This round barrow stands in a clearing, at the highest point in Ashenbank Wood. It stands around 2m tall, with the ditch buried under the spread of the mound, and is around 22m across. It was partially excavated back in 1895 but work was restricted by a growing tree. As usual they failed to fill the hole completely leaving a hollow in the top on the mound.
Thankfully this barrow is protected and kept clear, with the trees downhill to the south almost thin enough to see through. To the north there is a covered reservoir, and all around the woods are the remains of a WW2 camp used to house those stationed at Gravesend airfield, so it's probably lucky to have survived.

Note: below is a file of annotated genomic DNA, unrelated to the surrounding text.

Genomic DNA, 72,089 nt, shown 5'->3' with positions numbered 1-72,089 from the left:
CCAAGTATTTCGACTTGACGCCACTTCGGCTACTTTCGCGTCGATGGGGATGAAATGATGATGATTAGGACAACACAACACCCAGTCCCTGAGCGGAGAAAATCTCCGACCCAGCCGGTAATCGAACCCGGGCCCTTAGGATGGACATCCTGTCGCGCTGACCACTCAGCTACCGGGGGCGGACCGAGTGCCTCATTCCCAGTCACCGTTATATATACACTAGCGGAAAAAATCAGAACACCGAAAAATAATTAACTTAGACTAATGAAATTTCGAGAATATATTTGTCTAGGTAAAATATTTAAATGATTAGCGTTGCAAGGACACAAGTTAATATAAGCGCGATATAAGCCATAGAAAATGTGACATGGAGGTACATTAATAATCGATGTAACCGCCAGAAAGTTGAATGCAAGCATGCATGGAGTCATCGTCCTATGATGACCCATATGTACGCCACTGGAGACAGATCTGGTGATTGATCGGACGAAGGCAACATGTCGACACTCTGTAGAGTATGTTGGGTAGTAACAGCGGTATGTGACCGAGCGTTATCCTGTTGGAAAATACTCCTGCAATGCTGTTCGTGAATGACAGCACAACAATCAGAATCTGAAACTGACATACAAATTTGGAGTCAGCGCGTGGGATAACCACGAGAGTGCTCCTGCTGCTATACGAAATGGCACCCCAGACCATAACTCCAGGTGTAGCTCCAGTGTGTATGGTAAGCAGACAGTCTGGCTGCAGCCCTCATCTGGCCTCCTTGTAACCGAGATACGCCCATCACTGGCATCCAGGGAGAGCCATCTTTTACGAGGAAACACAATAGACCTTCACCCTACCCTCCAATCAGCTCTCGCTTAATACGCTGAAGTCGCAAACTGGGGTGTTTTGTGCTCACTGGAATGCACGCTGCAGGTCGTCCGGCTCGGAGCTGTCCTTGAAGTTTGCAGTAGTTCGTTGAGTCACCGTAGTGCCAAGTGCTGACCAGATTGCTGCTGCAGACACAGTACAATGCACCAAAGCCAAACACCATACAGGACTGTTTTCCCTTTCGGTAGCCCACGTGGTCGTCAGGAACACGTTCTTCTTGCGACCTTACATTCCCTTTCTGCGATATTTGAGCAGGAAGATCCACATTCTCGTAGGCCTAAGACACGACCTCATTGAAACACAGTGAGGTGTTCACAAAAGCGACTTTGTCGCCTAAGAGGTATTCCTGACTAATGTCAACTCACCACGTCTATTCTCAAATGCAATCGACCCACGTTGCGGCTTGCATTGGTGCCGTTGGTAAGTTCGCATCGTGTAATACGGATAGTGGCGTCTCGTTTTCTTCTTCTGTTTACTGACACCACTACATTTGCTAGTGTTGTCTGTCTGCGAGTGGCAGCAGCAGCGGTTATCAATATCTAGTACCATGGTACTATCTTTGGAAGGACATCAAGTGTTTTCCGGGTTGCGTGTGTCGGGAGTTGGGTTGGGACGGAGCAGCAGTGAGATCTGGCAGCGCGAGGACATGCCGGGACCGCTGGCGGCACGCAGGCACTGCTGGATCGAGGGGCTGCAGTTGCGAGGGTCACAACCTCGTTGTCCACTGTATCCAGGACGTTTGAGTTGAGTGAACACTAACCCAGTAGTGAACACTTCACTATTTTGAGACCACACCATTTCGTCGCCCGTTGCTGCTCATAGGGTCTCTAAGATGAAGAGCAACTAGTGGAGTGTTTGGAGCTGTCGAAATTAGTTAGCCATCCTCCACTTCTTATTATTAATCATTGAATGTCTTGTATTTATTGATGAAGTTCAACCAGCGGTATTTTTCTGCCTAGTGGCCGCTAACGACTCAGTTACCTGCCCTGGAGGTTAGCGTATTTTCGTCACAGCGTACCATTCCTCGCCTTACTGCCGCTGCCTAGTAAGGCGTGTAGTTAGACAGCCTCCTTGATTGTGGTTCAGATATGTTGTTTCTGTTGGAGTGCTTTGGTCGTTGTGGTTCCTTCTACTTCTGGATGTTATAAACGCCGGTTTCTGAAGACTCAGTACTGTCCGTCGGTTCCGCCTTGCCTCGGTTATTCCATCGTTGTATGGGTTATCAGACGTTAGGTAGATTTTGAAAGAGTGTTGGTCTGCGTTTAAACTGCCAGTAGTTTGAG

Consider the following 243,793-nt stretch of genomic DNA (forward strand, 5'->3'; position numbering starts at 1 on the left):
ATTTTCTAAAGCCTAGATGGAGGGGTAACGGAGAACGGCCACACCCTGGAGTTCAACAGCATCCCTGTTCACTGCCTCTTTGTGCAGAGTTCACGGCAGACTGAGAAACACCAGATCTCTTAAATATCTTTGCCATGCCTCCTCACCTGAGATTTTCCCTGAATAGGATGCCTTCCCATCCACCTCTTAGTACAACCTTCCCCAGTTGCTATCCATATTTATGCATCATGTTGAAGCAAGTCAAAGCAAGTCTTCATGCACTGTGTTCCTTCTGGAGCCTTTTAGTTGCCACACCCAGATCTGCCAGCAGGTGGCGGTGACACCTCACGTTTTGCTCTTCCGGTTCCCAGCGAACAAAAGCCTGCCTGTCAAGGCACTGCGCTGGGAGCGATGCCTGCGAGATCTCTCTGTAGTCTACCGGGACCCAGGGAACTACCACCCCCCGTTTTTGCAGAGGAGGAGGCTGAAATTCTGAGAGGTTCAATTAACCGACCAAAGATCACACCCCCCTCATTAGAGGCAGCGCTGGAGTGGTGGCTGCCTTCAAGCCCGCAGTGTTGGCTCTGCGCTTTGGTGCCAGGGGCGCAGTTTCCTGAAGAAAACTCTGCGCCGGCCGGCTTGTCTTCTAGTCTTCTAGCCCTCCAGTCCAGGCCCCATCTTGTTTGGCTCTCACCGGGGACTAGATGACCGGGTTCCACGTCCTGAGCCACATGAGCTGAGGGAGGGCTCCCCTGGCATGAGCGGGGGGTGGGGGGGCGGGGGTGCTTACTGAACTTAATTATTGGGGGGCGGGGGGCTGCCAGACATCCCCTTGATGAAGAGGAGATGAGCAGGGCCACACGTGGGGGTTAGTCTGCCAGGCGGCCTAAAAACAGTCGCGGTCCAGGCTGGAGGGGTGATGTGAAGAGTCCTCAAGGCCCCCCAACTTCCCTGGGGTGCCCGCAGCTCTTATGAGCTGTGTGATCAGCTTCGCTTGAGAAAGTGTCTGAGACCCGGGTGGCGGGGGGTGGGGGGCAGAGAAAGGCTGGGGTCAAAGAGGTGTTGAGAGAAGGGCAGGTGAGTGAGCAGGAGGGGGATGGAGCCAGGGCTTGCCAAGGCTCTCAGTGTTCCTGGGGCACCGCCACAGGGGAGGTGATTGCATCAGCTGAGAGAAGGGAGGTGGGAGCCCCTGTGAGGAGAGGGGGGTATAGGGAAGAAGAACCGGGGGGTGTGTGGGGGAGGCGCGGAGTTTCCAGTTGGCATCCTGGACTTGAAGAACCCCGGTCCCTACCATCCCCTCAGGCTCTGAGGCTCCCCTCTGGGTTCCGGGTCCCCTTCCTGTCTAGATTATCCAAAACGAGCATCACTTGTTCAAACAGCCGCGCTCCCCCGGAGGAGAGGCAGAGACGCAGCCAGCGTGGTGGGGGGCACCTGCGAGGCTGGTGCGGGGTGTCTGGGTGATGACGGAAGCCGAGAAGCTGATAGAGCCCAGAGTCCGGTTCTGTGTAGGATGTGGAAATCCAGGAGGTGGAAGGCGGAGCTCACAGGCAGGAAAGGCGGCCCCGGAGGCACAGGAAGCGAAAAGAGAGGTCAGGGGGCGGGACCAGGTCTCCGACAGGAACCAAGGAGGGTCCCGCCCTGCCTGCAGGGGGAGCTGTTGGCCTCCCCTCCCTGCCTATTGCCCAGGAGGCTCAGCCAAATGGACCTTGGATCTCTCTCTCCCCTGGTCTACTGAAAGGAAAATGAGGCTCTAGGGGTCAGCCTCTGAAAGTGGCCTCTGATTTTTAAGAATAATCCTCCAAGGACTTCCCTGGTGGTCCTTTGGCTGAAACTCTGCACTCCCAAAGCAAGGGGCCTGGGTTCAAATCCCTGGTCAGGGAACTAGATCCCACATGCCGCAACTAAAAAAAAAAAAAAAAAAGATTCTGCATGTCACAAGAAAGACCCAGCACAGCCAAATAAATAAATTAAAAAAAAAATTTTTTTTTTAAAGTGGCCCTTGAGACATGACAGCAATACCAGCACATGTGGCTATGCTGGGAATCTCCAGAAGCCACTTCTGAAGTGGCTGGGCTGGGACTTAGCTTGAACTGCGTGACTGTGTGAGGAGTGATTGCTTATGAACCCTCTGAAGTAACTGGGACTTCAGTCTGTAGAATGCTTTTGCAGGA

Apart from the fact that this is not on chalk, being a much more gravelly mix, this reminded me a lot of the barrow in Shoulder of Mutton Wood, both in shape, size and positioning in the landscape. When on grassland the view to the south would have been awesome, with probable views of the Thames to the north.
Access best from the carpark in Halfpence Lane, then a gentle 10-minute uphill stroll through mature oak woodland dotted with brick walls and other camp remains.